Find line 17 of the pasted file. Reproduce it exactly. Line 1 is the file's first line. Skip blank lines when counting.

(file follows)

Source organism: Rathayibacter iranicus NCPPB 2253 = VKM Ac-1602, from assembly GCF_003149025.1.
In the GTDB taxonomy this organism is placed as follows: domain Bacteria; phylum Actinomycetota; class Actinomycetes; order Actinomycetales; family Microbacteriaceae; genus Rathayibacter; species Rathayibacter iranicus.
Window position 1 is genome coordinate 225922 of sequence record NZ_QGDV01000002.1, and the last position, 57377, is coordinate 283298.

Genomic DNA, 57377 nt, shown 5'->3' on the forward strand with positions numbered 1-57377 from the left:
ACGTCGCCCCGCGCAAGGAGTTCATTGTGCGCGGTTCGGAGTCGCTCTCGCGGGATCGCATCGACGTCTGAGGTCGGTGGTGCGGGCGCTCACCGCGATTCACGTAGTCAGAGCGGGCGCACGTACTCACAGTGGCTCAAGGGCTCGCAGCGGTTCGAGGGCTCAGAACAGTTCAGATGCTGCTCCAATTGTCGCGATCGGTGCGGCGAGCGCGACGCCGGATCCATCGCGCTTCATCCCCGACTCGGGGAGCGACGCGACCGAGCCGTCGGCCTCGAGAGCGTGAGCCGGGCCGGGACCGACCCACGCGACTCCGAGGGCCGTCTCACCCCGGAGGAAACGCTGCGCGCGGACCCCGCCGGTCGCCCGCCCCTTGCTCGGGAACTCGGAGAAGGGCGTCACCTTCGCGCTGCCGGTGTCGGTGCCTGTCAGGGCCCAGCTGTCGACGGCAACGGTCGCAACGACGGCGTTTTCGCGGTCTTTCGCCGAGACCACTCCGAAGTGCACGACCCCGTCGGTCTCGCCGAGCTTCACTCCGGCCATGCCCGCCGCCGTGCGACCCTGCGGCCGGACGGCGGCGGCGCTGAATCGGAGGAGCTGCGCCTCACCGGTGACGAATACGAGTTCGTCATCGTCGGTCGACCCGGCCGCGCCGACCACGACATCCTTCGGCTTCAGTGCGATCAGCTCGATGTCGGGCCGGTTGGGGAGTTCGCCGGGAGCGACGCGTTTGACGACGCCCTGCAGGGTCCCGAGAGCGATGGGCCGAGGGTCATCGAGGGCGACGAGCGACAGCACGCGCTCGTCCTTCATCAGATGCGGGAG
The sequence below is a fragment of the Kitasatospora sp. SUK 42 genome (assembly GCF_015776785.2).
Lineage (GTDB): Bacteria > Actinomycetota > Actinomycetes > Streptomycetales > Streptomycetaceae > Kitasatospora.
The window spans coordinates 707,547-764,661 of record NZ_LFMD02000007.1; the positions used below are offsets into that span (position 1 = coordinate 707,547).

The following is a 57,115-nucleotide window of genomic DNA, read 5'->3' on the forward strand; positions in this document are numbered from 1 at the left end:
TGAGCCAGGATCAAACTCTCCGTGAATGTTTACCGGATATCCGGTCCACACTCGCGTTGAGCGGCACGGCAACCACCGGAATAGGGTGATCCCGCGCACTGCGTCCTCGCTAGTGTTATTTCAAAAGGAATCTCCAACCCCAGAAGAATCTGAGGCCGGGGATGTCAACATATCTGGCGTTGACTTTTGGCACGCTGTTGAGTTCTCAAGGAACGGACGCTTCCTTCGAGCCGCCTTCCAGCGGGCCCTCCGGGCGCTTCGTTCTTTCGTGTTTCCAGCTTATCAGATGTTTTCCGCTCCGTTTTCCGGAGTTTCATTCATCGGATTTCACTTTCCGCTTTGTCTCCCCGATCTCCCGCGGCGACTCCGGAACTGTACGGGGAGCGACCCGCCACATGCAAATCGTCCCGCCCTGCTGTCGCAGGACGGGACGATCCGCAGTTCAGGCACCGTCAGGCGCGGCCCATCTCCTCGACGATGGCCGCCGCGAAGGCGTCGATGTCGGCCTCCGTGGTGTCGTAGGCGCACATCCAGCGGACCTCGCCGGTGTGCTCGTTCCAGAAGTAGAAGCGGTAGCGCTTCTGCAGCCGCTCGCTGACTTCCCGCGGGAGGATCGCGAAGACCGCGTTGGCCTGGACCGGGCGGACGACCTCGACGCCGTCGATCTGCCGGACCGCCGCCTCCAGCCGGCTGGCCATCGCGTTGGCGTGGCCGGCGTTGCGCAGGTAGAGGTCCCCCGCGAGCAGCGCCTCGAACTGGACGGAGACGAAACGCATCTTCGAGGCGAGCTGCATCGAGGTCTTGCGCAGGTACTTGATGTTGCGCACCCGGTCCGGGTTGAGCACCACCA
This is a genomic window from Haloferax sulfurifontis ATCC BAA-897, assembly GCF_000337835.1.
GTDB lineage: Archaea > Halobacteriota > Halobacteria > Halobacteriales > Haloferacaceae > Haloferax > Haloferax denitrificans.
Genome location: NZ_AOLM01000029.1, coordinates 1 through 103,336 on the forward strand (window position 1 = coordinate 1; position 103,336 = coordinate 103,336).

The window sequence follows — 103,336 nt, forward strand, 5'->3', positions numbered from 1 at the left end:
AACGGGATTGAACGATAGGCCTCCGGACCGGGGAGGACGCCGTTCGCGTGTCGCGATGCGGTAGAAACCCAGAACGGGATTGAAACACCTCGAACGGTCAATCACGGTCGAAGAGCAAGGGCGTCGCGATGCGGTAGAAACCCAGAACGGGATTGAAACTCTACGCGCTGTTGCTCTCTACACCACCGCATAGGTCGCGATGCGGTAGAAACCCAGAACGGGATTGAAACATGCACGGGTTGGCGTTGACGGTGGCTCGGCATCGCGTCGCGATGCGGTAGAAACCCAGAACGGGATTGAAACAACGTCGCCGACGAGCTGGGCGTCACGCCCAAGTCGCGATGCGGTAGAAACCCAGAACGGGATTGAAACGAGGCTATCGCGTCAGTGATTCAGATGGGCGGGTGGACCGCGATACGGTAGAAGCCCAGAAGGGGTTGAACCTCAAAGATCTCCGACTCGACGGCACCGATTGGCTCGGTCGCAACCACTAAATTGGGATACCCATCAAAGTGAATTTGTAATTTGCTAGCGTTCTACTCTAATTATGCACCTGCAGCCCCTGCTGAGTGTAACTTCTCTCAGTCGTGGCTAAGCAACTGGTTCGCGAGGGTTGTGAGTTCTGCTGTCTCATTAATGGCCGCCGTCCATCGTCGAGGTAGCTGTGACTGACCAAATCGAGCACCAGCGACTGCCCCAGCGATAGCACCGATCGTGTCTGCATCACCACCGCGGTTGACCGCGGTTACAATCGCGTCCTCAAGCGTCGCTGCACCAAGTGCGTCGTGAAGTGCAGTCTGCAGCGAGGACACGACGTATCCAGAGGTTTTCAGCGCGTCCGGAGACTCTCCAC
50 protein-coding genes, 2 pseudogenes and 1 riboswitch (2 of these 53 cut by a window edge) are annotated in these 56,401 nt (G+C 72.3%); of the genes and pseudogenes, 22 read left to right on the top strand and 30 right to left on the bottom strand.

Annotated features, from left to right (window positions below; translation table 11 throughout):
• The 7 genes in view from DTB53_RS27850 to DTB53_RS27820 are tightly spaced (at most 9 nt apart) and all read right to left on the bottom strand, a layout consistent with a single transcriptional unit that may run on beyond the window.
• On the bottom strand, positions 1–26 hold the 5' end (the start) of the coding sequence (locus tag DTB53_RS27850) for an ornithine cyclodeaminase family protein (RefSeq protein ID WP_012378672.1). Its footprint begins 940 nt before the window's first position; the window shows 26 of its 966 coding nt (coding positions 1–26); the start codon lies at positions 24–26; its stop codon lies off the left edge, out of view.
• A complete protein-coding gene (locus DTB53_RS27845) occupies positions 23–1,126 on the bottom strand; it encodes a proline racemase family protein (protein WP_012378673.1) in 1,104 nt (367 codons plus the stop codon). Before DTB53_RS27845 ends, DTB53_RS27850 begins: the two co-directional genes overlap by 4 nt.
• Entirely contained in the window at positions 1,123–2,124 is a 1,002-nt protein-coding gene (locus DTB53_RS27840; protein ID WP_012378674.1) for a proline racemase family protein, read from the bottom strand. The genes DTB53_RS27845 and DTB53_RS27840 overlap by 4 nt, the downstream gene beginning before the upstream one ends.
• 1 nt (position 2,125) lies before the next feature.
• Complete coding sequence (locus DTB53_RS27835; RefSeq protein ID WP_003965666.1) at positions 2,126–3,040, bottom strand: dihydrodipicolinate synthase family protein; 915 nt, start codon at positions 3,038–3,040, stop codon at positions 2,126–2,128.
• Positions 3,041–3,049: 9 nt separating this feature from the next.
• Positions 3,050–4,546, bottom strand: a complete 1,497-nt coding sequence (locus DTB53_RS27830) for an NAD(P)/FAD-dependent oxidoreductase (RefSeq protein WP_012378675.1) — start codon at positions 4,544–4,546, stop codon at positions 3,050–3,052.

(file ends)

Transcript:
Annotated features, from left to right (window positions below; translation table 11 throughout):